Winners of the 2017 Arts & Minds Competition Announced

The winners of NASUWT’s 14th annual Arts and Minds Competition, featuring artwork and creative writing promoting issues of race equality and diversity, have been announced.

Chosen by celebrity judge, TV star Gok Wan, the winners were selected from hundreds of entries submitted by primary, secondary and special schools from across the UK.

The overall winners of the prestigious awards, which are open to all pupils across the UK aged 4-18, each received prize vouchers and £1,000 for their school at an wards ceremony in London today.

The overall winners :

Primary School: Matthew Hill (Year 3), Mepal & Witcham Primary School, Cambridgeshire, for his poem “A Dream”

Secondary School: Class S3 (Year 10) Inverclyde Academy, for their piece of art “Diversity Rug”

Special School: Brendan Woods (Year 11), The Pheonix Trust Academy, Lincolnshire, for his poem “A Rap Init”

Anne Frank Poetry Award: Anai Ganatra, (Year 8) Henrietta Barnett School

Chris Keates, General Secretary of the NASUWT, said:

“Congratulations to all this years’ winners, and shortlisted finalists, the quality of work they all produced was outstanding, and they should all be proud at not just the artistic talent they have displayed, but also how their pieces really inspire and make the audience stop and think about this very important issue.”

“Every entry was highly creative and clever in its interpretation of the messaging behind the competition, so the judges had great difficulty in choosing the winners.

“The quality of entries is of great credit to the skills and abilities of the pupils and their teachers and support staff.

“The NASUWT is proud to organise the Arts & Minds competition which is an effective and enjoyable way of promoting and celebrating cultural diversity.

Complete List of 2017 Arts & Minds Winners:

Primary School:

Winner: Matthew Hill, Mepal and Witcham Primary School

Finalists: Kayla Bannister, St William of Perth School, Rochester

                Year 5, Corrie Primary and Nursery School, Manchester

Secondary School:

Winner:  Class S3, Inverclyde Academy

Finalists: Nikita Bavisha, Henrietta Barnett School, London

                 Joanna Fang,Henrietta Barnett School, London

                 Mattea Tettey-Enyon, King Edward VI High School for Girls

                 Ercall Wood Technology College, Telford

                 Fivemiletown College/St Ciaran’s College, Northern Ireland

Special School:

Winner: Brendan Woods, The Pheonix Academy Trust, Grantham

Finalists:  Progress Unit, Conisborough College

                  Curtis Roberts, St Christopher’s High School, Wrexam

Anne Frank Poetry Award:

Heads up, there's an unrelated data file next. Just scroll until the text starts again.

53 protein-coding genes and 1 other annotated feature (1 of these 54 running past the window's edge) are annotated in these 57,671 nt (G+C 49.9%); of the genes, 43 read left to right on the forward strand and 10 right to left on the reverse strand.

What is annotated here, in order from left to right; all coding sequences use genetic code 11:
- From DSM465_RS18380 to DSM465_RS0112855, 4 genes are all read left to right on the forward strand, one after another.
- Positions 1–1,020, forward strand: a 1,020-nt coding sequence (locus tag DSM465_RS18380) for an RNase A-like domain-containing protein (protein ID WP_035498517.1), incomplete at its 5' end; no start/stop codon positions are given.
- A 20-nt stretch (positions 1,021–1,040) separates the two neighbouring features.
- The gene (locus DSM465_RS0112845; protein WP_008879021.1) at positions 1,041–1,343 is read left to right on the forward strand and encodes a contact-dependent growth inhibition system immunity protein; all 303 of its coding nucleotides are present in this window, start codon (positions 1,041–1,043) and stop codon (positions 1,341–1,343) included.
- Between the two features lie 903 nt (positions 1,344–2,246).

Winner: Anai Ganatra, Henrietta Barnett School, London


Commenting on the Government’s audit into racial disparity in public services, Chris Keates, General Secretary of the NASUWT-The Teachers’ Union, said:

“The NASUWT welcomes the publication of this audit as a step to confirming the well-documented problem of racial discrimination at work and in our public life.

“This is one of a litany of review reports published over the course of the last 40 years to highlight the problem of racism and discrimination in access to jobs and fair treatment in the provision of goods and services.

“The NASUWT has been highlighting for many years the racial discrimination which is blighting the lives and careers of BME teachers.

“The stark facts remain that BME teachers are under-represented in the teaching profession particularly at the most senior levels, they are paid less than their white counterparts, they experience widespread discrimination when applying for jobs or promotion and often have to endure racist comments and abuse at work.

“Increased freedoms for schools have also resulted in heightened concerns about widening racial disparities affecting BME pupils, with black Caribbean pupils being three times more likely to be excluded from schools compared to white pupils.

“Whilst one in three primary pupils are from a BME background, just one in twenty teachers are BME.

“The Government is right to challenge employers and institutions to address these disparities, but it must also take responsibility for having created a system which has failed to ensure that employers act responsibly and lawfully in tackling discrimination and advancing equality for all groups.

“The NASUWT has invited the Government to work with us to root out racism and discrimination, as part of our continued work to Act for Racial Justice.

“The Government needs to take the lead in ensuring that across all schools no teacher or pupil is held back or denied the opportunity to succeed because of their colour or ethnic, cultural or religious background.”